Regime change, drone killings, and torture have unfortunately been staples of the foreign policy agendas of both Democratic and Republican administrations in recent history. From the interventions in Yugoslavia under Bill Clinton’s presidency to widespread Democrat and Republican support of the disastrous wars in Iraq and Afghanistan, to Obama’s drone programs in Syria and Yemen, it seems that the popular concept of ‘political polarization’ applies much less to foreign policy.

These conflicts between the progressive camp of the Democratic Party and the 

supporters of war and regime change highlight a fundamental difference in the way that moderates and the left view foreign policy and potential candidates for a cabinet. Moderates value officials that have been in positions and have experience in the past in many kinds of foreign policy work. Even if a potential candidate promoted torture or could have used their power to stop human rights abuses, their extremely objectionable actions do not block them from being handed a position. The defense industry has a large stake and a considerable amount of influence on these appointments. Neoconservatism, as it does not pose a threat to the military-industrial complex, has been effectively rehabilitated and framed as an acceptable foreign policy ideology. What is not acceptable, is any change that threatens complete American hegemony or the profits of defense contractors.

[1] Stahl, Lesley. “Inside the Lincoln Project’s Campaign against President Trump – 60 Minutes.” Cbsnews.com, October 11, 2020. https://www.cbsnews.com/news/the-lincoln-project-republican-strategists-super-pac-trump-60-minutes-2020-10-11/.

[2] Akbar Shahid Ahmed. “DNC Delegates Call Biden Foreign Policy Team ‘A Horror Show’ And Ask For New Hires.” HuffPost. HuffPost, August 5, 2020. https://www.huffpost.com/entry/biden-foreign-policy-dnc_n_5f2adbd3c5b64d7a55ed7fd7.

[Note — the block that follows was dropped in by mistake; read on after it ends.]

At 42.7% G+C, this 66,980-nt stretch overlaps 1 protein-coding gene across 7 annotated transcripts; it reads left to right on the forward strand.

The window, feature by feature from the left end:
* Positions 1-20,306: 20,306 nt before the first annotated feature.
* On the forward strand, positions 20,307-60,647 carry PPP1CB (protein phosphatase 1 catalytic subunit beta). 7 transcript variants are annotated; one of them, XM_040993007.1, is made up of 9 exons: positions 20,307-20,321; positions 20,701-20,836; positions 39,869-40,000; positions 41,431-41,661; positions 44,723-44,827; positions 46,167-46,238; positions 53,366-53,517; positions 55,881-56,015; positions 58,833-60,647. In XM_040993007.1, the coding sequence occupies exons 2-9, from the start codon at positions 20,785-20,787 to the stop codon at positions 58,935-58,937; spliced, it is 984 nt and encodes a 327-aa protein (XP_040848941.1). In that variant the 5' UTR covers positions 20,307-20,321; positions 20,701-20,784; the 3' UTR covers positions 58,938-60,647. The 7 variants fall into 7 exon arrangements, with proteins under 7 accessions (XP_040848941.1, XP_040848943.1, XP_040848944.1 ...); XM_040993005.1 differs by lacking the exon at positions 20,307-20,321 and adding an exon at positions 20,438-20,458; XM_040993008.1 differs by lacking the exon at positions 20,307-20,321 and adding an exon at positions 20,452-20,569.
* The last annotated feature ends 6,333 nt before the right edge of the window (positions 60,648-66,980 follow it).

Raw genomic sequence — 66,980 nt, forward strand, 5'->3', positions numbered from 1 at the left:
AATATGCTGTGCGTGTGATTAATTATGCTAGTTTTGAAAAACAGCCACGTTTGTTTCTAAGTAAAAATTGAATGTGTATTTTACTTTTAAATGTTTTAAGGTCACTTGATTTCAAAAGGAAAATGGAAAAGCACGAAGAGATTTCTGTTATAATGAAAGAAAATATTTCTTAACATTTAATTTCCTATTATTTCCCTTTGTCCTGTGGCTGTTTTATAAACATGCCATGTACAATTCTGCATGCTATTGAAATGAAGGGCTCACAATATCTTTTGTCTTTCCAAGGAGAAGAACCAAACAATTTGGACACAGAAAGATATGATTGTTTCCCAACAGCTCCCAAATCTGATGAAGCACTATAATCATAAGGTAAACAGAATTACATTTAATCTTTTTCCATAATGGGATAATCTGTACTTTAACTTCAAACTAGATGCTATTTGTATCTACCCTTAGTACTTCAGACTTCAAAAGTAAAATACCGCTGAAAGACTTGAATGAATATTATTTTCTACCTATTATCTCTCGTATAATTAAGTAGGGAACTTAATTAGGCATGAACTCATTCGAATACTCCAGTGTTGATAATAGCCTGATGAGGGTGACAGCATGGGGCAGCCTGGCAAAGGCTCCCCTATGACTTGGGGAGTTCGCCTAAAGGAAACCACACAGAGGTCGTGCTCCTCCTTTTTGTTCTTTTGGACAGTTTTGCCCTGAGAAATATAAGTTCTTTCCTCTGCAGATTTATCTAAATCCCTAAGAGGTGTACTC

[3] Ibid.

[4] Guyer, Jonathan. “How Biden’s Foreign-Policy Team Got Rich.” The American Prospect, July 6, 2020. https://prospect.org/world/how-biden-foreign-policy-team-got-rich/.

[5] Akbar Shahid Ahmed. “DNC Delegates Call Biden Foreign Policy Team ‘A Horror Show’ And Ask For New Hires,” OP. CIT.

[6] Ackerman, Spencer. “The Proxy War over Joe Biden Adviser Avril Haines.” The Daily Beast. The Daily Beast, July 6, 2020. https://www.thedailybeast.com/the-proxy-war-over-joe-biden-adviser-avril-haines.

[7] “Agency Review Teams | President-Elect Joe Biden.” President-Elect Joe Biden, December 3, 2020. https://buildbackbetter.gov/the-transition/agency-review-teams/.

[8] “One Third of Biden’s Pentagon Transition Team Hails From Organizations Financed by the Weapons Industry.” In These Times. in-these-times, November 11, 2020. https://inthesetimes.com/article/joe-biden-department-of-defense-pentagon-transition-team-weapons-industry-military.

[9] “Corporation and Trade Association Donors.” Csis.org, 2020. https://www.csis.org/corporation-and-trade-association-donors.

[10] Robinson, Nathan. “What Do Progressives Make of Joe Biden’s Cabinet Picks so Far?” The Guardian. The Guardian, November 28, 2020. https://www.theguardian.com/commentisfree/2020/nov/28/joe-biden-cabinet-administration-antony-blinken.

Image: https://www.nbcnews.com/news/nbcblk/joe-biden-could-send-message-black-americans-reparations-bill-n1252916